The book got off slowly, but picked up later. It is very light reading as the crime gets solved too easily.
The best part of the "Eleanor Roosevelt detective" series is Elliott Roosevelt didn't write the books. He hired someone else to research and write them, and then just took credit for them. This may sound somewhat despicable, but it is the least of his problems with doing "what was right," as described in depth in the Wikipedia article on him.
I love mysteries!!!! Good one!
Nineteen thrity-seven was and eventful year in America. On January 20, Franklin D. Roosevelt was inaugurated for his second term; days later, the Ohio and Mississippi Valleys were ravaged by record-breaking floods; on May 6 the Hindenburg crashed at Lakehurst; and in July, Amelia Earhart disappeared over the Pacific.
Admidst all of these historic events, a murder poses this country's greatest threat, and presents Eleanor Roosevelt with what may be her most challenging case. In her tenth investigative outing since her son Elliott began featuring her as stor of his much-acclaimed mystery series, the First Lady's efforts are sparked bya strange not delivered to her during a White House dinner for the judiciary.
"Do not allow any quest to enter the Red Room," the note reads, signed by a Secret Service agent. Naturally the intrepid Eleanor cannot let the mysterious command go unnoticed, and slips away to discover the body of "Shondor Jack," a notorious Cleveland mobster fatally stabbed. How he got into the White House, and who made sure he would never leave, make for a richly entertaining whodunit mastered and solved by the First Lady of Mystery Eleanor Roosevelt.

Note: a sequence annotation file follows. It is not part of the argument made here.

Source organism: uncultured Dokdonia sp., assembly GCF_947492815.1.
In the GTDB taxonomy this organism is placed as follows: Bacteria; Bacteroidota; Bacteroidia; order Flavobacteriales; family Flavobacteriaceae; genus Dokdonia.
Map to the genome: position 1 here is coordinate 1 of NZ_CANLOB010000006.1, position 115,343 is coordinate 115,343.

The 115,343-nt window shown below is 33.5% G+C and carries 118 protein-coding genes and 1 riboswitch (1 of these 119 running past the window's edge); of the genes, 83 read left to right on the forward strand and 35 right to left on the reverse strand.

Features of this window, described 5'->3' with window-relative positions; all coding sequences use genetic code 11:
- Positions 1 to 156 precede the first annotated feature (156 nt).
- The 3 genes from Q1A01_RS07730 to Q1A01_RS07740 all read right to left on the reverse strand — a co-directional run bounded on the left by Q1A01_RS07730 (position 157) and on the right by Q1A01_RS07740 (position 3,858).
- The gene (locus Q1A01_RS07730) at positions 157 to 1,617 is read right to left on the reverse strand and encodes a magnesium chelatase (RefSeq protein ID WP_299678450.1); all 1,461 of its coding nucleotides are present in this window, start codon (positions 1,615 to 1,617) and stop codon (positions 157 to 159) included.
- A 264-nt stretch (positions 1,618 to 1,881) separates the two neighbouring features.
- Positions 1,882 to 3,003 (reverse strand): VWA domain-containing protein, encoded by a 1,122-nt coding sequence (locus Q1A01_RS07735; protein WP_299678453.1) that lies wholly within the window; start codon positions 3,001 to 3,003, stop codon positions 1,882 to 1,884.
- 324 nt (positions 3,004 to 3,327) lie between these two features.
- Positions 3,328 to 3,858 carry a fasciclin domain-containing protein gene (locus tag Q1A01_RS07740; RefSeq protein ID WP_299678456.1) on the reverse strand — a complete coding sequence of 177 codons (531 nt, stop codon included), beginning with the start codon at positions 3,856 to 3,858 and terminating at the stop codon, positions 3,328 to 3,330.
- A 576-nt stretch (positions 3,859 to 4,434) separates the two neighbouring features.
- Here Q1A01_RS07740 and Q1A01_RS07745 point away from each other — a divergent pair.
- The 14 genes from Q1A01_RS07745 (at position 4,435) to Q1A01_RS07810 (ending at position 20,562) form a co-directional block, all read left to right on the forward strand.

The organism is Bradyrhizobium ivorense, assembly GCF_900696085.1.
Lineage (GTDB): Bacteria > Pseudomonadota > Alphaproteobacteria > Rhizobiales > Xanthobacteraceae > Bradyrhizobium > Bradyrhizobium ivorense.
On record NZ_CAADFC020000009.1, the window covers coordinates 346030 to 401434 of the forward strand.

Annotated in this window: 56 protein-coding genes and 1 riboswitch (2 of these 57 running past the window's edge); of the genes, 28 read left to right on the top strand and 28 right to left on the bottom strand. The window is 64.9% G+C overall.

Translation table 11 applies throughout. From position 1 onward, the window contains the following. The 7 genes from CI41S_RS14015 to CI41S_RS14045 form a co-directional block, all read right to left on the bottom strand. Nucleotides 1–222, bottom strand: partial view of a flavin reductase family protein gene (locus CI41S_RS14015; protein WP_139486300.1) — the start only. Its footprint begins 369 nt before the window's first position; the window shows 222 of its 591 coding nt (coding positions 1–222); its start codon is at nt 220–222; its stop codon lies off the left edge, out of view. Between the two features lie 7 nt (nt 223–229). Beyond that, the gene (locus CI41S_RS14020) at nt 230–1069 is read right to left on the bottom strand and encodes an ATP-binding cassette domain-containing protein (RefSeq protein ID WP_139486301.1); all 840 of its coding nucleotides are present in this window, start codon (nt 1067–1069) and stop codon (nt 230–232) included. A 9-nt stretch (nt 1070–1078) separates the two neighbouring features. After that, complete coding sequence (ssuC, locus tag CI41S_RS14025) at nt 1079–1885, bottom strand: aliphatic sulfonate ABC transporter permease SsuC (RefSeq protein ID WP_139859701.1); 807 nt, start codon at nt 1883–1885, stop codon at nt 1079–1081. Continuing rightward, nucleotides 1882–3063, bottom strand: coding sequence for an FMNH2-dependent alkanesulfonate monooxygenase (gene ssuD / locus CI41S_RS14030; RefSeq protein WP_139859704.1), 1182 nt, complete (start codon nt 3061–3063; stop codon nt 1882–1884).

Book 10 in the mystery series featuring First Lady Eleanor Roosevelt as sleuth, is just as fascinating as the other five books I've read in the series. Note that none of the books were released in numerical order so the timeframe of events may vary.
For MURDER IN THE RED ROOM it is winter 1937 and war is looming. A Cleveland mobster is killed in the Red Room of the White House. He has ties to two lawyers on the President's staff, both of which have ties to Cleveland, Ohio. The unfolding story is exciting and the historical figures that make an appearance in each book are fun. I'm enjoying the series.
Used condition. Written by the son of (President) Franklin and Eleanor Roosevelt. Eleanor Roosevelt is the one solving the mystery in the book. Published in 1992, two years after Elliot Roosevelt's death.